The Urge and the Hope that kills

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  • This topic has 4 replies, 3 voices, and was last updated 2 months ago by GL.
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    If there’s anyone who’s reading this, thank you, and I hope your day/night is bless with happiness.

    I’ve just gone through a break up of a one year relationship, just 10 days after our first year, we broke up due to personalities clashes. I knew how toxic we were in that relationship, harsh words were thrown at each other, toxic behaviors towards one another. Yet when it comes to breaking up, I just couldn’t let go. I couldn’t stop the urge of texting and calling my ex, I’ve been in this situation twice before, and this time no matter how much I told myself that I won’t repeat it again, I did the same thing after my previous 2 relationship ended. I texted for reconciliation. I texted my ex that I wanted him back and hope he can reconsider it. Though the answer came as a negative one, I don’t get how my brain can twist it into something that needs to be question again. Silence can be a form of answer, why can I just get it? Well my brain gets it, however my heart doesn’t. My brain was fully aware of the don’ts and dos after the break up, why can’t my heart follow it? I know that you can’t make a person want to be with you, you can’t change a person’s heart if that’s what he wants, you should respect his decision, but why was it so hard when it comes to heart break? My urge ends me in humiliation, and the hope that I have in reconciliation kills me. Why? Till when will it stop? Till when will I stop hurting my heart? I don’t pray for him to come back, I only pray for God to give me strength to leave whatever that isn’t meant for me.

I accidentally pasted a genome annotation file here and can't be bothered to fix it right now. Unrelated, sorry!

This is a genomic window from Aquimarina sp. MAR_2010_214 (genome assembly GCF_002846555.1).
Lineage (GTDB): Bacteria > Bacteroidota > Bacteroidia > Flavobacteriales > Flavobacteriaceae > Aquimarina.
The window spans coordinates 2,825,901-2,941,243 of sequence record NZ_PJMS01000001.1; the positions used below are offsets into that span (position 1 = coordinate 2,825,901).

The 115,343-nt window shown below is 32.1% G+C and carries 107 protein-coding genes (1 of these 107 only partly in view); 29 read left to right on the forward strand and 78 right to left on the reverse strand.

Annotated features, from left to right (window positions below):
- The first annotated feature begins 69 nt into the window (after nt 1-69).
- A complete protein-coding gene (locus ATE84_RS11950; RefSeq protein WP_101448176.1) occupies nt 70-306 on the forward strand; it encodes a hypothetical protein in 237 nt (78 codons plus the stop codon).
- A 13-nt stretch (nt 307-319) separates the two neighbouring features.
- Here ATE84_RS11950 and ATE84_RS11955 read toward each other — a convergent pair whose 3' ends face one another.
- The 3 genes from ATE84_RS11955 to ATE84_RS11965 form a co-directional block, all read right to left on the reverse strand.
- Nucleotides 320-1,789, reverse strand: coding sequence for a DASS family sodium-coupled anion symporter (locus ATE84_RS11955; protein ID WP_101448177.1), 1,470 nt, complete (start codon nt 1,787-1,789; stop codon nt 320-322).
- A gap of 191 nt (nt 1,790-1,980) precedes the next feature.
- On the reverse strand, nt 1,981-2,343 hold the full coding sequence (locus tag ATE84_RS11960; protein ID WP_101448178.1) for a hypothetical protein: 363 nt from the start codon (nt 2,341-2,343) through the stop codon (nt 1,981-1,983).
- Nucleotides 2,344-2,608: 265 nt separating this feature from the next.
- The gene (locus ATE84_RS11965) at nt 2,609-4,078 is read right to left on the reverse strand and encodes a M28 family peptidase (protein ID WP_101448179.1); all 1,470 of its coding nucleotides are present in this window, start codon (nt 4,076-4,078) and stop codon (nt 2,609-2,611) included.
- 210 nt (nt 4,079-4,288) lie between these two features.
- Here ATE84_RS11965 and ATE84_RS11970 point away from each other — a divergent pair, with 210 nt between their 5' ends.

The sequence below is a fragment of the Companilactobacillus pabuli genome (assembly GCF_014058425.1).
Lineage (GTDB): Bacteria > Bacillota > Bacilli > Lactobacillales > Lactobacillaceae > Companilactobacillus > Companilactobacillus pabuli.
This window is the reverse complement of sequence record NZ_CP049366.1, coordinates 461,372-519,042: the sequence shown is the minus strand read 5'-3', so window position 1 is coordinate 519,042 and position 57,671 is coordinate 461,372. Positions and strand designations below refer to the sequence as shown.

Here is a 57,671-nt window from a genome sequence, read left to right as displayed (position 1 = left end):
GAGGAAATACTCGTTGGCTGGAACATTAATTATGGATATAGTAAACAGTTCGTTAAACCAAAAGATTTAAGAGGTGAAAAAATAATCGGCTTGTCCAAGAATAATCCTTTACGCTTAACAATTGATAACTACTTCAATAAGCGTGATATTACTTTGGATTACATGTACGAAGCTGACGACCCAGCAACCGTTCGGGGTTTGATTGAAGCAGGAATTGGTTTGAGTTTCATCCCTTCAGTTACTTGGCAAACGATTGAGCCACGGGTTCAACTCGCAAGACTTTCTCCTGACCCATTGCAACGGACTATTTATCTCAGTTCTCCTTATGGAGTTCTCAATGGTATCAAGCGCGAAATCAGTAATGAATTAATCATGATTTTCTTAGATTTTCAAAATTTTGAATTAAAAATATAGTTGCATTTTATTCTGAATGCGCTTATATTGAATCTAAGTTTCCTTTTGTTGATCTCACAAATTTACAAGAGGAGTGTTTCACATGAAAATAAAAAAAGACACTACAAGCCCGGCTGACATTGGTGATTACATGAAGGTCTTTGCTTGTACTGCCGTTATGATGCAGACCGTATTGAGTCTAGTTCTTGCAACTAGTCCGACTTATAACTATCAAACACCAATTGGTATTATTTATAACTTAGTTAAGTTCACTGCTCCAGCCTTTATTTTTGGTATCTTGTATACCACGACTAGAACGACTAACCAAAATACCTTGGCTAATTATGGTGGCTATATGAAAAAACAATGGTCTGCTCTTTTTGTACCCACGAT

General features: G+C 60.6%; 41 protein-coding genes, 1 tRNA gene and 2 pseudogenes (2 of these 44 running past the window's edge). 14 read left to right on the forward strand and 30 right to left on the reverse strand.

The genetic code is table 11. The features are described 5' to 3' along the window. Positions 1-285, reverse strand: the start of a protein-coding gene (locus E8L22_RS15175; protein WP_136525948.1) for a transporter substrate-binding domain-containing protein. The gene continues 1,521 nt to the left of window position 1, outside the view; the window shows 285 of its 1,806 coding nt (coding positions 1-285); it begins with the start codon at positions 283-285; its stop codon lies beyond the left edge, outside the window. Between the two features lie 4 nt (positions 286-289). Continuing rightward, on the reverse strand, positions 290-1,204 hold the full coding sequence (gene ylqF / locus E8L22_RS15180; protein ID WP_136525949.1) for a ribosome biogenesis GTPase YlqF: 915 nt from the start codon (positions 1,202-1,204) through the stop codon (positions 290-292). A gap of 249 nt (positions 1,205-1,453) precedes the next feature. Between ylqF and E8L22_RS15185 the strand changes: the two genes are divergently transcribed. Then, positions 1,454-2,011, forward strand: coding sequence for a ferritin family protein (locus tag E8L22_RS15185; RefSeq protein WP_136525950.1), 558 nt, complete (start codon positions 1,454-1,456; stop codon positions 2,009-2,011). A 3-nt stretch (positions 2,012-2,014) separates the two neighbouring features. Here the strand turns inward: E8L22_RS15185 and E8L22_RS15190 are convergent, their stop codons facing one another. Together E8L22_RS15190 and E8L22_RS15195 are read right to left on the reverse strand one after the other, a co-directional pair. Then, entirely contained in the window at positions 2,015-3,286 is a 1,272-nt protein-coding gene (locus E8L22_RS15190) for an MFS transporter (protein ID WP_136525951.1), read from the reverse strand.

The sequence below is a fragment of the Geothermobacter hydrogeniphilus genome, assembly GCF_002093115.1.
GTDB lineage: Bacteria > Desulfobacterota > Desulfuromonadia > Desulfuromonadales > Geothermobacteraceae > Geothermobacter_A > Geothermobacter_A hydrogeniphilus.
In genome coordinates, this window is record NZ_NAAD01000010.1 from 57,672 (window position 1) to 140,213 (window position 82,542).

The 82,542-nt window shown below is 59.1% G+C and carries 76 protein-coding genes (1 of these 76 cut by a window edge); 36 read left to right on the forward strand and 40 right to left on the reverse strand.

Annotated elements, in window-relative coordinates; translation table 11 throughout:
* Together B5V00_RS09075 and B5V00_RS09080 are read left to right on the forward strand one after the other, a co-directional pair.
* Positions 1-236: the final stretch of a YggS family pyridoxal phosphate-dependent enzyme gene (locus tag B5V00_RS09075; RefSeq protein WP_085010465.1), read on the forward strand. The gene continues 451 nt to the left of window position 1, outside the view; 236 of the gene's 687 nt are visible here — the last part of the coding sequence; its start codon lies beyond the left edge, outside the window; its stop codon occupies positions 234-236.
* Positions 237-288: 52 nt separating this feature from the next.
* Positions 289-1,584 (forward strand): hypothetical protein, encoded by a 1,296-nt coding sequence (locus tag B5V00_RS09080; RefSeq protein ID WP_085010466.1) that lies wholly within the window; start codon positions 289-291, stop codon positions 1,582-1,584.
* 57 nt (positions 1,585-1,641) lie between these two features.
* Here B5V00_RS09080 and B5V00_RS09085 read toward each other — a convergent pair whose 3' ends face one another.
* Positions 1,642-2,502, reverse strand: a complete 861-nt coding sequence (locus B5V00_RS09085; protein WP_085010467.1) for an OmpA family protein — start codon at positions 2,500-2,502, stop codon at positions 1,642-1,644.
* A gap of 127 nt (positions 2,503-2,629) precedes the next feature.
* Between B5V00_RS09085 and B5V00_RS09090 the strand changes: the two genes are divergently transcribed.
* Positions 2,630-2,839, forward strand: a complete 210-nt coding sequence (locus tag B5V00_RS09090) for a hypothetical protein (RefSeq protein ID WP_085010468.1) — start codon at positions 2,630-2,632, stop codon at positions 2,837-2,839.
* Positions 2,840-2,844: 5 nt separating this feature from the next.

Dear trustagain:

    Thank you for your good wishes. You shared that most recently you went through a breakup of a one-year relationship, 10 days following the one-year anniversary of the relationship.

    There were “harsh words.. thrown at each other, toxic behaviors toward one another”, yet, following this breakup you gave in to the urge again, just as you have done following two previous breakups, the urge to  “text.. for reconciliation… texted my ex that I wanted him back and hope he can reconsider it”.

    He didn’t reply, if I understand correctly. Your brain gets his silence as a No, but your heart doesn’t. You wrote regarding your urge: “My urge ends me in humiliation, and the hope that I have in reconciliation kills me. Why”?.. Till when will I stop hurting my heart?”

    My answer: humans are social animals, like domestic dogs and coyotes and wolves and deer and elk. When a social animal finds himself alone, terribly separated from its social group, it experiences an acute distress, it panics.